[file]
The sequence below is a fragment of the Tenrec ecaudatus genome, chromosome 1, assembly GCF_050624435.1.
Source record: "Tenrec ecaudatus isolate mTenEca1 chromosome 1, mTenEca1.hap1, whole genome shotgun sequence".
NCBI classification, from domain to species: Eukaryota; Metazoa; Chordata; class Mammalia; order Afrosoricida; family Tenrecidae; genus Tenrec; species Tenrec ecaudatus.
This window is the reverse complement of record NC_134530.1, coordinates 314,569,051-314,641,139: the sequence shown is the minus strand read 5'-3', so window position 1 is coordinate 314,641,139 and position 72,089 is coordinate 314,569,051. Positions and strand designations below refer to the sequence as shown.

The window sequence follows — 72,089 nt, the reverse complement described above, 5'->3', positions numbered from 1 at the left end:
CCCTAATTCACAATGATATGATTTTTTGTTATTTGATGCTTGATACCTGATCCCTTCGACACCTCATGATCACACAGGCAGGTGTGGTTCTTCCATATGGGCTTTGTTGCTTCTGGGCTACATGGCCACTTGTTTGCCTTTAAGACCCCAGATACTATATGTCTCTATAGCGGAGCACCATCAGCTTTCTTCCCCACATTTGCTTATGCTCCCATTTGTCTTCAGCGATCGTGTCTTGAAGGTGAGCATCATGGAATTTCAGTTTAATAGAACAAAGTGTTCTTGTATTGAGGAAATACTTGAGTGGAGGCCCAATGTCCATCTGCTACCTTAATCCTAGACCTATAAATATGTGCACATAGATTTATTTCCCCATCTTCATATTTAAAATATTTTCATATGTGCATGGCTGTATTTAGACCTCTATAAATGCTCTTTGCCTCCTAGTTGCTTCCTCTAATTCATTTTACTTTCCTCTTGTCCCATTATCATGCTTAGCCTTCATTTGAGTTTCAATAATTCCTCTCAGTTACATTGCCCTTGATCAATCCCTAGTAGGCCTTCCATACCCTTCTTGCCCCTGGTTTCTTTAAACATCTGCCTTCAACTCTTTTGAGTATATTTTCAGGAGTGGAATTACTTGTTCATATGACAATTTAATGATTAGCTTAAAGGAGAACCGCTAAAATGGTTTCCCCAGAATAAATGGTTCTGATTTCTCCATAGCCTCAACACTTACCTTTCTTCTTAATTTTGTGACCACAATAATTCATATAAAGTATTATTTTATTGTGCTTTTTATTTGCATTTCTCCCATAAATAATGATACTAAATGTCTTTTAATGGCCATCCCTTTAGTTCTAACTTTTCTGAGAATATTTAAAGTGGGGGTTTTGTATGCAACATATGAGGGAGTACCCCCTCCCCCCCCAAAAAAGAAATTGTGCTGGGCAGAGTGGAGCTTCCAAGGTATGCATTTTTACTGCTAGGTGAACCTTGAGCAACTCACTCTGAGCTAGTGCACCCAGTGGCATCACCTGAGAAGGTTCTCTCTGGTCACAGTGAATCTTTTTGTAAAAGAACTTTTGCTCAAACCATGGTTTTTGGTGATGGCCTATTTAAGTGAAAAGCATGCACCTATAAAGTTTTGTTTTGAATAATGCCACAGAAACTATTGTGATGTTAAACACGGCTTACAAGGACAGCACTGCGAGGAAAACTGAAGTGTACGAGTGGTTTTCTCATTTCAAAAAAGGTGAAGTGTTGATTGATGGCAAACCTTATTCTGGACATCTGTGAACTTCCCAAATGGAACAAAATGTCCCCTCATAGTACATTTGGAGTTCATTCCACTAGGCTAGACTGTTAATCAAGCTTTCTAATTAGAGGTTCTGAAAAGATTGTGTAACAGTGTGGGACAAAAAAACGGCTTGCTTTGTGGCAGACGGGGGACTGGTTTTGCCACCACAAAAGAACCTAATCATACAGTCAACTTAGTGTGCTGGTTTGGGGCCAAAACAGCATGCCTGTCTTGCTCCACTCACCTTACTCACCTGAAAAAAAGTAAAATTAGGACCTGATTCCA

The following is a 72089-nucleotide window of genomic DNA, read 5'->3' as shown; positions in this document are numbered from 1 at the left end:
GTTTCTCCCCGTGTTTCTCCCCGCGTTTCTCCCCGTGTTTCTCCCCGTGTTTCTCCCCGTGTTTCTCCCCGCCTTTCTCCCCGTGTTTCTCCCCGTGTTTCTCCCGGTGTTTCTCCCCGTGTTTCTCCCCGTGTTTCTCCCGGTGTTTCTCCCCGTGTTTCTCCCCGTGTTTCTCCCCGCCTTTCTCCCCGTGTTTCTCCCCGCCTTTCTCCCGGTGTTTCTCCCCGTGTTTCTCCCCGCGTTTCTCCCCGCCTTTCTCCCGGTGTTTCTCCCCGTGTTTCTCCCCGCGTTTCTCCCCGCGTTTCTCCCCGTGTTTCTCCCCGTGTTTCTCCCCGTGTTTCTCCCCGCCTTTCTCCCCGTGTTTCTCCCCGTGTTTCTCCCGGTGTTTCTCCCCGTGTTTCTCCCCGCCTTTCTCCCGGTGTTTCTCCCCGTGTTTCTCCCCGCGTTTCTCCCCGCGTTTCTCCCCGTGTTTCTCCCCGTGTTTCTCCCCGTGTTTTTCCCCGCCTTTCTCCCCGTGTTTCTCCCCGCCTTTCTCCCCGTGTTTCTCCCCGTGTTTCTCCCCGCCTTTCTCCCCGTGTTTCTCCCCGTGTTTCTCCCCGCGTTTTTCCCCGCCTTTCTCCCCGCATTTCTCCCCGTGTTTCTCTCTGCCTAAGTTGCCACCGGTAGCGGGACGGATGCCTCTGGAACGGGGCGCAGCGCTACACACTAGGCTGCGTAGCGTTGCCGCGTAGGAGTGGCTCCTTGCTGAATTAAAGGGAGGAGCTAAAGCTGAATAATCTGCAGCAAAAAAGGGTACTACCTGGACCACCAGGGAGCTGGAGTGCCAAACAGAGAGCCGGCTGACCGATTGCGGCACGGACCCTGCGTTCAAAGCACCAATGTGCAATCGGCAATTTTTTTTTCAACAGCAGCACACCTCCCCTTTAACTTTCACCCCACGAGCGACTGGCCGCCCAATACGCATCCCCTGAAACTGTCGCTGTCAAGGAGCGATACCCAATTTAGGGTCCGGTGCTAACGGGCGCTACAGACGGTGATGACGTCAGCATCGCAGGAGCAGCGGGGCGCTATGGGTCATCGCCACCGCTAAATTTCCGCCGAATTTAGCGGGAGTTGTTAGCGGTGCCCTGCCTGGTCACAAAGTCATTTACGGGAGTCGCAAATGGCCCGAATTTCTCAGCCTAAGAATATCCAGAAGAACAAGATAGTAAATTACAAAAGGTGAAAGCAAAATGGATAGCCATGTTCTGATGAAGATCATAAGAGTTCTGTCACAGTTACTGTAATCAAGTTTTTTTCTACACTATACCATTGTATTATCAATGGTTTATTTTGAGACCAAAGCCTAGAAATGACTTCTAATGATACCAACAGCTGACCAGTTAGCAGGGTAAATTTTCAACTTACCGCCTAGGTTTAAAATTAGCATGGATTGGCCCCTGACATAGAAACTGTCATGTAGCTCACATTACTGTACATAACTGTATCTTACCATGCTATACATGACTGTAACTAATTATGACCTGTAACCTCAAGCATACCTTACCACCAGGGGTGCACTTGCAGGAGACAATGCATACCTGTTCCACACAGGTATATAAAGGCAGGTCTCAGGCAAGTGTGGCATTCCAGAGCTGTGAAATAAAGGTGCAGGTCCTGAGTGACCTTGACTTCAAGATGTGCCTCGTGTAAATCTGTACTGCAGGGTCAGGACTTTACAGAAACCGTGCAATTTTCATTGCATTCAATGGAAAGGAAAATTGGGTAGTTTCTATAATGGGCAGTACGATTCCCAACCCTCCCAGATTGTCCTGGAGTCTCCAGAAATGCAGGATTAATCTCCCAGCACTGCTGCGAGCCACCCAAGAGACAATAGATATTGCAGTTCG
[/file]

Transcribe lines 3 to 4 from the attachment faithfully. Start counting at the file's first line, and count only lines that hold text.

NCBI classification, from domain to species: Eukaryota; Metazoa; Chordata; class Mammalia; order Afrosoricida; family Tenrecidae; genus Tenrec; species Tenrec ecaudatus.
This window is the reverse complement of record NC_134530.1, coordinates 314,569,051-314,641,139: the sequence shown is the minus strand read 5'-3', so window position 1 is coordinate 314,641,139 and position 72,089 is coordinate 314,569,051. Positions and strand designations below refer to the sequence as shown.